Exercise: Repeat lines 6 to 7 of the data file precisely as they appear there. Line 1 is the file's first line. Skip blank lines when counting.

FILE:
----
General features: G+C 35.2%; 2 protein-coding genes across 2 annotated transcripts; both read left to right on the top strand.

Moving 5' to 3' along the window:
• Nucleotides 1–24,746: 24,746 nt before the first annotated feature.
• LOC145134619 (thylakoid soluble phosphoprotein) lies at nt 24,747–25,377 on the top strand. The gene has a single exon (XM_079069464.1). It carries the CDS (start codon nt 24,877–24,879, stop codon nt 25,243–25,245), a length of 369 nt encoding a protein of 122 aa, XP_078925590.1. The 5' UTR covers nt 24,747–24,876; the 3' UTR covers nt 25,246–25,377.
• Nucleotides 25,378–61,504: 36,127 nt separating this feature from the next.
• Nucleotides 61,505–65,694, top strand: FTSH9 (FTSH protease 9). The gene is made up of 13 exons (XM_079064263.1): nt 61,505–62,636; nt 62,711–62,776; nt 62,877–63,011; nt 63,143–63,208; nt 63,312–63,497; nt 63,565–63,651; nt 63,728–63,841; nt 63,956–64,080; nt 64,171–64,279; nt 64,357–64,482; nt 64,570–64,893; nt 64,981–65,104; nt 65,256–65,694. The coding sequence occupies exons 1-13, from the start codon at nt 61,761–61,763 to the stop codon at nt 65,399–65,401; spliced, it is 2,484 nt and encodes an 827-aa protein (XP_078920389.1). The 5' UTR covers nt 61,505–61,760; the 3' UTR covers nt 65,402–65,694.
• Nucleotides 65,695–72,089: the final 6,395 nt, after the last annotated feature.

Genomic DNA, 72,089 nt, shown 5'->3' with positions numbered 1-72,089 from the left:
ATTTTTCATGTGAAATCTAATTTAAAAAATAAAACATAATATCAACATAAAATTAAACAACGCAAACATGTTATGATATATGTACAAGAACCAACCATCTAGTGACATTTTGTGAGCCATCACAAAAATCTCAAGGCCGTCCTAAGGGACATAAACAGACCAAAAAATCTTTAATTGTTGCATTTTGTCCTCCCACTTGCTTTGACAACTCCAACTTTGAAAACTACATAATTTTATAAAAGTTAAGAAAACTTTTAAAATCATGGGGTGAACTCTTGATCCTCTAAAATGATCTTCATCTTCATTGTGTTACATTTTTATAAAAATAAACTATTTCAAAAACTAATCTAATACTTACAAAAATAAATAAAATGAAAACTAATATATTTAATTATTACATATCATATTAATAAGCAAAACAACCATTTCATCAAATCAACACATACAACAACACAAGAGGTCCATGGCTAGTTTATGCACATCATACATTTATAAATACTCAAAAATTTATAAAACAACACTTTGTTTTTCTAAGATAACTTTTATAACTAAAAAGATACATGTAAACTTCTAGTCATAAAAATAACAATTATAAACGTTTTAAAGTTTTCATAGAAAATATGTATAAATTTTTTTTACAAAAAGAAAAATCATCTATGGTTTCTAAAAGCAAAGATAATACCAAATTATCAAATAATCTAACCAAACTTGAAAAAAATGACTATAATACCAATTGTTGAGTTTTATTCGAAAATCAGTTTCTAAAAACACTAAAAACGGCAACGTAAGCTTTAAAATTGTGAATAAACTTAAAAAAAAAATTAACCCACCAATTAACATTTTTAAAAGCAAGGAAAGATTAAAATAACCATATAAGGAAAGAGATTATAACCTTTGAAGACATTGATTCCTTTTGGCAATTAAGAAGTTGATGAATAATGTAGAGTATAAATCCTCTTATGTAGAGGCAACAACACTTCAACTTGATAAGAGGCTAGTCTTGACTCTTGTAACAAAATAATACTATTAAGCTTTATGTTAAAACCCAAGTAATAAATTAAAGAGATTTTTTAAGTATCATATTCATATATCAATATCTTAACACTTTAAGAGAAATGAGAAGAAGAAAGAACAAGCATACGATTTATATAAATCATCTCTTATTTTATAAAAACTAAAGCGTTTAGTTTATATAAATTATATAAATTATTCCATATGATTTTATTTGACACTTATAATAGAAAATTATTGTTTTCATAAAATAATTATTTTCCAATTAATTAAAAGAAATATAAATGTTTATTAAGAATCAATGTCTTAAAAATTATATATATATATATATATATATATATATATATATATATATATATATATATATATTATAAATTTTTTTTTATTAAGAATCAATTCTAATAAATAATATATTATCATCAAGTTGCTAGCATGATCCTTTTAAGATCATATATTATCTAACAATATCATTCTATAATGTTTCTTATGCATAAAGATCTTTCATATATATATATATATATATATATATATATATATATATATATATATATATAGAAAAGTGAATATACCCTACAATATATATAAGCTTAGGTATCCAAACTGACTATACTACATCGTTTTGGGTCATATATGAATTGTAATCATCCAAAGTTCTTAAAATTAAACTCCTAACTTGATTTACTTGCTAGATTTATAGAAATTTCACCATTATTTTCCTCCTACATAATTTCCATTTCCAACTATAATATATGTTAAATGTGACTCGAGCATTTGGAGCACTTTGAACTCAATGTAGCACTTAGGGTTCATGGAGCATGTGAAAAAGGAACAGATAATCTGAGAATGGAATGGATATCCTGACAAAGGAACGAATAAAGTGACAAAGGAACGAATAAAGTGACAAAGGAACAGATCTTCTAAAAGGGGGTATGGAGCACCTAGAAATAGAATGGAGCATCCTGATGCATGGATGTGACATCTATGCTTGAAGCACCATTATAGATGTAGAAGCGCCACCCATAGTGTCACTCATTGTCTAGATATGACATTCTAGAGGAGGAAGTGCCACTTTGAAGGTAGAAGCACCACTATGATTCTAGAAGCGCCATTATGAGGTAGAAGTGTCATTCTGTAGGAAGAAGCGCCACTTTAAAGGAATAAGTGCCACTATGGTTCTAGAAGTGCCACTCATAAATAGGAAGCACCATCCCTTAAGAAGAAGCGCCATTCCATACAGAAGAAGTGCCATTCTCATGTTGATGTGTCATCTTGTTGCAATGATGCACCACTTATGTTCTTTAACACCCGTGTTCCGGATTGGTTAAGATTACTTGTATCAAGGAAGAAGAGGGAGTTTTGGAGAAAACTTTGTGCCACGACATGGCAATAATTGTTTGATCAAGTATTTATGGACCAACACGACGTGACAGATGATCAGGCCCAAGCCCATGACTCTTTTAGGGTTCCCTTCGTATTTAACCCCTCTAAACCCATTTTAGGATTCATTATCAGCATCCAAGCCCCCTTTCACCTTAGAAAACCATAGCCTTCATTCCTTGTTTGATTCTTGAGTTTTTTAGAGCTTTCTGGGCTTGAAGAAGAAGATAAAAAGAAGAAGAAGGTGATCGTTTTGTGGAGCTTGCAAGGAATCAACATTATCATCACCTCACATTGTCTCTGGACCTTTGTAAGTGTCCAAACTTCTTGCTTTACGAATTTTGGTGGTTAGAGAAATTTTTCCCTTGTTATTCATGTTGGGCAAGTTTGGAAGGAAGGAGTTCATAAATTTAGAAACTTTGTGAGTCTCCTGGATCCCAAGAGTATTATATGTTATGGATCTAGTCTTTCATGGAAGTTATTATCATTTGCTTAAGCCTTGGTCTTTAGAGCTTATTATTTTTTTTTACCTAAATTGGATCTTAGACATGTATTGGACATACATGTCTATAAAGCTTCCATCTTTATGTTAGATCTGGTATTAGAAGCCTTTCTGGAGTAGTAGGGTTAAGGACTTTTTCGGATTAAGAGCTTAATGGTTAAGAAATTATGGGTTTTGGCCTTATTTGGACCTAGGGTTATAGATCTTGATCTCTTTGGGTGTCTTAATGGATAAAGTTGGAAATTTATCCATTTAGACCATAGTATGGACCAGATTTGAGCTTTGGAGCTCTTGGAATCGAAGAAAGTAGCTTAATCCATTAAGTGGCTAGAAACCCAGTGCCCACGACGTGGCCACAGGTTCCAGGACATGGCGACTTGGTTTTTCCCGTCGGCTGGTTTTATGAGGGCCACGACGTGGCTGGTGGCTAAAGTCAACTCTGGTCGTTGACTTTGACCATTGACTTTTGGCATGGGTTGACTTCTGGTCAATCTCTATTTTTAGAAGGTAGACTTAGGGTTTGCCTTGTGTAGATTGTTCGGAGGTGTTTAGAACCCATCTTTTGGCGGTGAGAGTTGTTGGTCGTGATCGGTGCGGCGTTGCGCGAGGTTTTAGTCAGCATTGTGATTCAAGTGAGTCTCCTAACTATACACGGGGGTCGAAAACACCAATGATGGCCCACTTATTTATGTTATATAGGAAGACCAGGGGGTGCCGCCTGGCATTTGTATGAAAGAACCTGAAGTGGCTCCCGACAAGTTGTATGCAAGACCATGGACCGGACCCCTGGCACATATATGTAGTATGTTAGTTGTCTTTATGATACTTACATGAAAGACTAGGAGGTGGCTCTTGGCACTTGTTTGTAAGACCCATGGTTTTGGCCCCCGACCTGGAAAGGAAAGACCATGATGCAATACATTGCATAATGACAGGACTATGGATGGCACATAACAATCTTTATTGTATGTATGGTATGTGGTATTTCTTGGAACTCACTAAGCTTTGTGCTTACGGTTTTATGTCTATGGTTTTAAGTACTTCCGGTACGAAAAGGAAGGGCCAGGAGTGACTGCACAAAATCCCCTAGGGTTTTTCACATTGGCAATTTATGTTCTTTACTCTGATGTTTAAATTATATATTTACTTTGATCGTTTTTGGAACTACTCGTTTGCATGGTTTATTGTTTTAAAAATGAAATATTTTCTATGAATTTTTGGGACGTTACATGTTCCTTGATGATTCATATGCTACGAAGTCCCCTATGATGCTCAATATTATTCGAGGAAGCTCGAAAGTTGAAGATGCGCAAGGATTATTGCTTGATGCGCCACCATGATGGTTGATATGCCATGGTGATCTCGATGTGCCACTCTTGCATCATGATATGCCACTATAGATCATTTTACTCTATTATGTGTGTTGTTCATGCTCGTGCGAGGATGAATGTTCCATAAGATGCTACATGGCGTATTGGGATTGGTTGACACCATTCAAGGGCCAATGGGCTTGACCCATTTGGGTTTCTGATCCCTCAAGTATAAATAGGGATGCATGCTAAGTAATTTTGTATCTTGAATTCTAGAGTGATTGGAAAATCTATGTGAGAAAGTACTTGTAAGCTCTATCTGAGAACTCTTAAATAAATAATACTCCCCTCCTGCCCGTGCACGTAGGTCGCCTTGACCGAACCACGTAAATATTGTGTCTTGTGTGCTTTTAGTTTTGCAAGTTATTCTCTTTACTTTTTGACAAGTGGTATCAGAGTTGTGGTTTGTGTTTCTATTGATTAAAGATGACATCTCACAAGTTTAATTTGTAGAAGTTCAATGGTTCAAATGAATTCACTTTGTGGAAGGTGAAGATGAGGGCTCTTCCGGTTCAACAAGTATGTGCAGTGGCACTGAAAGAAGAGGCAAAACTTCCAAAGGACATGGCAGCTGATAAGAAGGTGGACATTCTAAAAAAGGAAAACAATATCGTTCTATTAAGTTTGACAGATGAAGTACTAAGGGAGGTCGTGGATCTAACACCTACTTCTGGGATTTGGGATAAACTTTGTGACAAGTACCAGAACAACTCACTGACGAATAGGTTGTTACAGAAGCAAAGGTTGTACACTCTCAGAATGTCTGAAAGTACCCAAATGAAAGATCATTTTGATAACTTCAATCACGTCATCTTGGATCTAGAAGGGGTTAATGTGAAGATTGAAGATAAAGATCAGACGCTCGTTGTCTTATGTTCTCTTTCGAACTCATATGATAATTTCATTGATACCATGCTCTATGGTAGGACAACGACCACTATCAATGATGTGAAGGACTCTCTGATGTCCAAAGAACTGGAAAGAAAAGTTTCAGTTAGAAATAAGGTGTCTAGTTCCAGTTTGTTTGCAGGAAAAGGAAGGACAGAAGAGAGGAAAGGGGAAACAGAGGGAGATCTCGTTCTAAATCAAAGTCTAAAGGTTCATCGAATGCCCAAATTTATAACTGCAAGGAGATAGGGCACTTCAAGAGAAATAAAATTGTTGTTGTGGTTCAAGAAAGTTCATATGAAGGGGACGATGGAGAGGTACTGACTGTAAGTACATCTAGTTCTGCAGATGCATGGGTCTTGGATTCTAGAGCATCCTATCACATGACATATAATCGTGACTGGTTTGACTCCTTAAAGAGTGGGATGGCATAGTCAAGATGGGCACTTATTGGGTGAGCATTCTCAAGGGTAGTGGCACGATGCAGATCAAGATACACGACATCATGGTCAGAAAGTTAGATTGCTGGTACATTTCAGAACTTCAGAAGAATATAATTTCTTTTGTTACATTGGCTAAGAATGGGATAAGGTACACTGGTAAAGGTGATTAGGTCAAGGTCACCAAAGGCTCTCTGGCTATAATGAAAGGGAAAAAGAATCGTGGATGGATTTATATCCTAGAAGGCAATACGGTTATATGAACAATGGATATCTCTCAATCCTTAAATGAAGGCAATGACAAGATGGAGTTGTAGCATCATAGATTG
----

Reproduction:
• Nucleotides 61,505–65,694, top strand: FTSH9 (FTSH protease 9). The gene is made up of 13 exons (XM_079064263.1): nt 61,505–62,636; nt 62,711–62,776; nt 62,877–63,011; nt 63,143–63,208; nt 63,312–63,497; nt 63,565–63,651; nt 63,728–63,841; nt 63,956–64,080; nt 64,171–64,279; nt 64,357–64,482; nt 64,570–64,893; nt 64,981–65,104; nt 65,256–65,694. The coding sequence occupies exons 1-13, from the start codon at nt 61,761–61,763 to the stop codon at nt 65,399–65,401; spliced, it is 2,484 nt and encodes an 827-aa protein (XP_078920389.1). The 5' UTR covers nt 61,505–61,760; the 3' UTR covers nt 65,402–65,694.
• Nucleotides 65,695–72,089: the final 6,395 nt, after the last annotated feature.